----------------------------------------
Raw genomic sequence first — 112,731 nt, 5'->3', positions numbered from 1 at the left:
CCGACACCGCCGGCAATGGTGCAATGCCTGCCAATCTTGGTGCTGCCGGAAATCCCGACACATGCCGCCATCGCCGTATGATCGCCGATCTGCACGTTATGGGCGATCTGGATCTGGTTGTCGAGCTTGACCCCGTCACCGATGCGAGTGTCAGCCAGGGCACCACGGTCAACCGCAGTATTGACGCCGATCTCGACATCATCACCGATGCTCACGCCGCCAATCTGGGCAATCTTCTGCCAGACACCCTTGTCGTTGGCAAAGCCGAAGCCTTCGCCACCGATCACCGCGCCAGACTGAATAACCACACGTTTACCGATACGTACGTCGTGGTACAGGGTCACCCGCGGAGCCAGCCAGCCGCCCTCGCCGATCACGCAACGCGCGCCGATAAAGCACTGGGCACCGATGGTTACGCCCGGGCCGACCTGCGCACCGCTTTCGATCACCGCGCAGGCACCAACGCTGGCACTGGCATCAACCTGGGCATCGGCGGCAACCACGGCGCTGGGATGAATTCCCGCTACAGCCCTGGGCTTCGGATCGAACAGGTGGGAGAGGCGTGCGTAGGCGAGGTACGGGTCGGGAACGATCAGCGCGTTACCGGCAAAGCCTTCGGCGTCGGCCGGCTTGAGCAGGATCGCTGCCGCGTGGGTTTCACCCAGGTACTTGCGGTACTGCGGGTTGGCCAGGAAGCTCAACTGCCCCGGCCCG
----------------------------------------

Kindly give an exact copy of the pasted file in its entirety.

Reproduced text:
Raw genomic sequence first — 112,731 nt, 5'->3', positions numbered from 1 at the left:
CCGACACCGCCGGCAATGGTGCAATGCCTGCCAATCTTGGTGCTGCCGGAAATCCCGACACATGCCGCCATCGCCGTATGATCGCCGATCTGCACGTTATGGGCGATCTGGATCTGGTTGTCGAGCTTGACCCCGTCACCGATGCGAGTGTCAGCCAGGGCACCACGGTCAACCGCAGTATTGACGCCGATCTCGACATCATCACCGATGCTCACGCCGCCAATCTGGGCAATCTTCTGCCAGACACCCTTGTCGTTGGCAAAGCCGAAGCCTTCGCCACCGATCACCGCGCCAGACTGAATAACCACACGTTTACCGATACGTACGTCGTGGTACAGGGTCACCCGCGGAGCCAGCCAGCCGCCCTCGCCGATCACGCAACGCGCGCCGATAAAGCACTGGGCACCGATGGTTACGCCCGGGCCGACCTGCGCACCGCTTTCGATCACCGCGCAGGCACCAACGCTGGCACTGGCATCAACCTGGGCATCGGCGGCAACCACGGCGCTGGGATGAATTCCCGCTACAGCCCTGGGCTTCGGATCGAACAGGTGGGAGAGGCGTGCGTAGGCGAGGTACGGGTCGGGAACGATCAGCGCGTTACCGGCAAAGCCTTCGGCGTCGGCCGGCTTGAGCAGGATCGCTGCCGCGTGGGTTTCACCCAGGTACTTGCGGTACTGCGGGTTGGCCAGGAAGCTCAACTGCCCCGGCCCG